One of the most grown-up review sites around

2020
54,928 reviews
and more.. and still writing ...

Search MusicWeb Here

     
  
 

 

International mailing


 
Founder: Len Mullenger                                    Editor in Chief:John Quinn             

BUY NOW 

  AmazonUK   AmazonUS

Compilation: Nationalistic Trends During The Romantic Era
Mikhail GLINKA (1804-1857)

Overture: Ruslan and Ludmilla (1837-42)
Johannes BRAHMS (1833-1897)

Hungarian Dances Nos. 1, 5 and 6 (1873)
Fryderyk CHOPIN (1810-1849)

Piano Concerto No. 2 in F minor (1829-30)
Bedřich SMETANA (1824-1884)

The Moldau from ‘Ma Vlast’ (1972-9)
Jean SIBELIUS (1865-1957)

Finlandia (1899 rev. 1900)
Tamara Kerzerov (piano)
Russian Federal Orchestra/Vakhtang Jordania
no recording dates or locations given
ANGELOK 1 CD-7751 [68:07]

 

The title of the disc is rather didactic – it sounds like an earnest module of a Workers Education Class – but in fact it resembles nothing less than one of those Popular orchestral concerts where the audience gets to vote to hear either Ruslan and Ludmilla or Vltava. Actually we have them both here so no choosing is necessary. Whatever the alleged prop this is a good old-fashioned disc that, alas, won’t really be of very much interest except for the pianism of Tamara Kerzerov, born in Uruguay, raised in Argentina and who studied there with Hubert Brandenburg. Her performance of the Chopin F minor Concerto is appealing. The playing is straightforward, in the best sense, and poetic, and sensitive to nuance. Her technique is strong and tonally she’s well balanced (rather more than can be said for the recording). She’s rather too far forward and this tends to diffuse the orchestral counter-themes and to make the accompaniment too distant. Nevertheless though she’s too far forward to convey the full intimacy of the slow movement she shows herself to be a musician of calibre and romantic instinct.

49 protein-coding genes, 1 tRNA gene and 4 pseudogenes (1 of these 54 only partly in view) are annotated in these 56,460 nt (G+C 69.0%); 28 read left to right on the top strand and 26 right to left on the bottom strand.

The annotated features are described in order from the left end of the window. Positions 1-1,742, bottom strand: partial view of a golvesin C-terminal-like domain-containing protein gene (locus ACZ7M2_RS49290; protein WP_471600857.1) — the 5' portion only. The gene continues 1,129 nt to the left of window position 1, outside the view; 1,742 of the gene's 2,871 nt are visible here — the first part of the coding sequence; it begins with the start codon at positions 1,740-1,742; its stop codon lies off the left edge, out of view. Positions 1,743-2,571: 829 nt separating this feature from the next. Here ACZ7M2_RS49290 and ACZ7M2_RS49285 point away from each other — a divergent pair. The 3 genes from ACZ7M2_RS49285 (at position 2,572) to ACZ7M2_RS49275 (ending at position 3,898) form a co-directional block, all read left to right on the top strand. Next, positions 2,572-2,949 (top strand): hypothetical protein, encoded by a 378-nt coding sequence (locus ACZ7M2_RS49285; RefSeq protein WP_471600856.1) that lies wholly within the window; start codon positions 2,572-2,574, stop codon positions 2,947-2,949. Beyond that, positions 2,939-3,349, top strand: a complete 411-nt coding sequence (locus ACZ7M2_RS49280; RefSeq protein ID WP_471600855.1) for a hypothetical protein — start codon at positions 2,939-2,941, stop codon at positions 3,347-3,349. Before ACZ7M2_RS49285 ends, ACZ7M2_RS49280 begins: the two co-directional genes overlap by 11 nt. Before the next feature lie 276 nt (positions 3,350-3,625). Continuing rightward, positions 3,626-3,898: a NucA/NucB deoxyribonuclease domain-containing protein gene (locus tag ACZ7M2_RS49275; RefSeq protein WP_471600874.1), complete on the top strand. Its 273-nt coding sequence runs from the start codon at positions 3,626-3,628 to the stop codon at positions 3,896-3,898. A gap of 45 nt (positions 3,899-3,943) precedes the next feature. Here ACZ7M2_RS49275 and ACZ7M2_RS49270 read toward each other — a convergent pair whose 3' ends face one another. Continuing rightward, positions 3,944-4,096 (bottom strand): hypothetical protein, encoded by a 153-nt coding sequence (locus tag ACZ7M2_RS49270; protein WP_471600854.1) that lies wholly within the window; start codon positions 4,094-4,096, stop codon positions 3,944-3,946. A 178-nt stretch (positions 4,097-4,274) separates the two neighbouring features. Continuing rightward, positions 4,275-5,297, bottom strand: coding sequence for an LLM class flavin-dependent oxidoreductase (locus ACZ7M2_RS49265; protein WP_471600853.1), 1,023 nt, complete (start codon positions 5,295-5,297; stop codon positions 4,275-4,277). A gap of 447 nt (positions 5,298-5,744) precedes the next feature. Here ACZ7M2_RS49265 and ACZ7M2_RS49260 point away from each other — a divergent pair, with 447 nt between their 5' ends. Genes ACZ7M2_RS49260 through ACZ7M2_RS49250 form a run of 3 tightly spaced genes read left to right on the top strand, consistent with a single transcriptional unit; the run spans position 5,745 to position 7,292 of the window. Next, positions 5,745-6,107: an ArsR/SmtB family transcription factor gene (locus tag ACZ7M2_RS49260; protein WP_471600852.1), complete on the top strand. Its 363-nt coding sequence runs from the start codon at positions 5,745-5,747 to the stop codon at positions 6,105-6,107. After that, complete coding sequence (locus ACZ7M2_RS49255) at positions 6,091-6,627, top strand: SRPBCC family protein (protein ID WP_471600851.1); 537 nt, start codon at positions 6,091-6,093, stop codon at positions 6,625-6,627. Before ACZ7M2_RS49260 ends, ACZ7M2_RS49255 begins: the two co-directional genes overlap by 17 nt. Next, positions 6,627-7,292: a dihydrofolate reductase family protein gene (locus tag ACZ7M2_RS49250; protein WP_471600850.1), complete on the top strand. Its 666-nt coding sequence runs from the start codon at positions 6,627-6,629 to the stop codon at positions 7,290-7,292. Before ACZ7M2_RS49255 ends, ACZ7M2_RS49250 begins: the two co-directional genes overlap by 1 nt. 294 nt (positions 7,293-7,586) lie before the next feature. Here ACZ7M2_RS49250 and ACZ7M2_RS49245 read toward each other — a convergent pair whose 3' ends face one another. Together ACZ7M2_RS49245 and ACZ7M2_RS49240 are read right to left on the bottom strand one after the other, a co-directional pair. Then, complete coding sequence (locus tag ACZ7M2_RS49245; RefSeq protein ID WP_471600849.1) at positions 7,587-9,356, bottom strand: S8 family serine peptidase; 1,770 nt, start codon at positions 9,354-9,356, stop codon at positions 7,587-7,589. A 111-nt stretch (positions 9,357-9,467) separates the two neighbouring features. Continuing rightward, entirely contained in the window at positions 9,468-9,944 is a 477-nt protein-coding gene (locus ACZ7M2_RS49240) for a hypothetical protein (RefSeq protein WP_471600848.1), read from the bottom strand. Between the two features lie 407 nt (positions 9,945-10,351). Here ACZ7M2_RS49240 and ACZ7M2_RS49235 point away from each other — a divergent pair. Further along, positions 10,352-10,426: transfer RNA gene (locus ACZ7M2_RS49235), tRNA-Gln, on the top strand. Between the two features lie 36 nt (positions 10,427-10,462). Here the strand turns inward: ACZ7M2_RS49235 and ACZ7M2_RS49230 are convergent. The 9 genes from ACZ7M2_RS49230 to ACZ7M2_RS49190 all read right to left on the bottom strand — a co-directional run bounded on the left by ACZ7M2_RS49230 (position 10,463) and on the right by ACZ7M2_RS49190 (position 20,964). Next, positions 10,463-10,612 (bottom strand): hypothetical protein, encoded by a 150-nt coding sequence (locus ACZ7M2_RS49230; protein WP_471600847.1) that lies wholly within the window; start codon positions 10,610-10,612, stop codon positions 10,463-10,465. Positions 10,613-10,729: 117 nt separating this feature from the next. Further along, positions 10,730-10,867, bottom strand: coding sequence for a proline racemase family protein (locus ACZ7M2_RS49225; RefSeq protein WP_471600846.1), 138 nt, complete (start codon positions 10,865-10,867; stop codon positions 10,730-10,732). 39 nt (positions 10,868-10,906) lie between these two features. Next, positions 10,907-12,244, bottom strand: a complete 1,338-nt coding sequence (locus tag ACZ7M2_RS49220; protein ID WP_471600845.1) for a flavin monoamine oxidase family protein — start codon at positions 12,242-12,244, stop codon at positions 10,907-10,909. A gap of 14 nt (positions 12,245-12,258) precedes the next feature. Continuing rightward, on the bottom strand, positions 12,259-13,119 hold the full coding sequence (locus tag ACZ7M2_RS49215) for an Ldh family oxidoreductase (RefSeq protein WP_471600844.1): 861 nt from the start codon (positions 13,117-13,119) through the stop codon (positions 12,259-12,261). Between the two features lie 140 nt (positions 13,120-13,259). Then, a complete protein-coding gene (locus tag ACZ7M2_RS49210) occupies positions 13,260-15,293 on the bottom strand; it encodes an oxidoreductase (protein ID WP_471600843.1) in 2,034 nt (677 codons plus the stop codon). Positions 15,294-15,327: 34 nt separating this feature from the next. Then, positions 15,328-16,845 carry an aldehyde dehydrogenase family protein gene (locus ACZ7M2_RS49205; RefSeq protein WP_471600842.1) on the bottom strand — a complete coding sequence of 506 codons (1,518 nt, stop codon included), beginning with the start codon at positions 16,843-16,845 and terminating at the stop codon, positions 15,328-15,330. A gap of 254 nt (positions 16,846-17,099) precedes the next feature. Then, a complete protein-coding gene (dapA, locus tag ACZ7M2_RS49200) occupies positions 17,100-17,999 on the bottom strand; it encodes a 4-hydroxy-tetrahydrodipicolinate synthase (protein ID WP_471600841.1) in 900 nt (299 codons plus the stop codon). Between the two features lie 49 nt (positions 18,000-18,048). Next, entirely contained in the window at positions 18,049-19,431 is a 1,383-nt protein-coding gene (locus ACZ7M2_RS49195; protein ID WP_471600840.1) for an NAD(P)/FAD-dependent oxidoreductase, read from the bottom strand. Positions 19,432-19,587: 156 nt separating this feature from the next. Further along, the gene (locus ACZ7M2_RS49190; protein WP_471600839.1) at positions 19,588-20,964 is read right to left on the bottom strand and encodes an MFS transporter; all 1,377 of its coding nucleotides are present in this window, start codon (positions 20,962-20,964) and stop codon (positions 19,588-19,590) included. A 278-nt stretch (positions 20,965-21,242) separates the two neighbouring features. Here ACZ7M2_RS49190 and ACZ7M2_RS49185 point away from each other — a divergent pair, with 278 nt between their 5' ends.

One of the reasons this must be a "Friends and Admirers" disc is the programme. There sounds like a splice in one of the Brahms Hungarian Dances (No.1 at 2.58 but I could be wrong) and Finlandia tends to bring out those old raucous Russian brass genes. Vltava moves slowly here, Vakhtang Jordania stressing the lyrical at the expense of the visceral. There’s just not enough sheer mass around here and the conclusion is ill-paced – but I liked the bass line pointing in the Rapids. What also does for this disc is the recording – rather resonant and boomy, with the percussion sounding especially badly focused. I can’t hear an audience and the location isn’t specified. It could be a broadcast for all I know but obviously I can’t advance a recommendation – except for those who might want to listen to Kerzerov.

Jonathan Woolf


See also review by Ian Lace who was more favourably disposed towards this disc


Advertising on
Musicweb


Donate and keep us afloat

 

New Releases

Naxos Classical
All Naxos reviews

Chandos recordings
All Chandos reviews

Hyperion recordings
All Hyperion reviews

Foghorn recordings
All Foghorn reviews

Troubadisc recordings
All Troubadisc reviews



all Bridge reviews


all cpo reviews

Divine Art recordings
Click to see New Releases
Get 10% off using code musicweb10
All Divine Art reviews

Eloquence recordings
All Eloquence reviews

Lyrita recordings
All Lyrita Reviews

 

Wyastone New Releases
Obtain 10% discount

Recordings of the Month

July 2022

John Luther Adams Houses of the Wind
John Luther Adams
Houses of the Wind

Horneman Alladin
Horneman Alladin

Stojowski piano concertos
Piano Concertos 1 & 2

Vaughan Williams on Brass


Yi Lin Jiang - Dualis I

June 2022


Beethoven Sonatas 29, 32


Orchestral Works


String Quartets Vol 1

 

 


Return to Index

Untitled Document


Reviews from previous months
Join the mailing list and receive a hyperlinked weekly update on the discs reviewed. details
We welcome feedback on our reviews. Please use the Bulletin Board
Please paste in the first line of your comments the URL of the review to which you refer.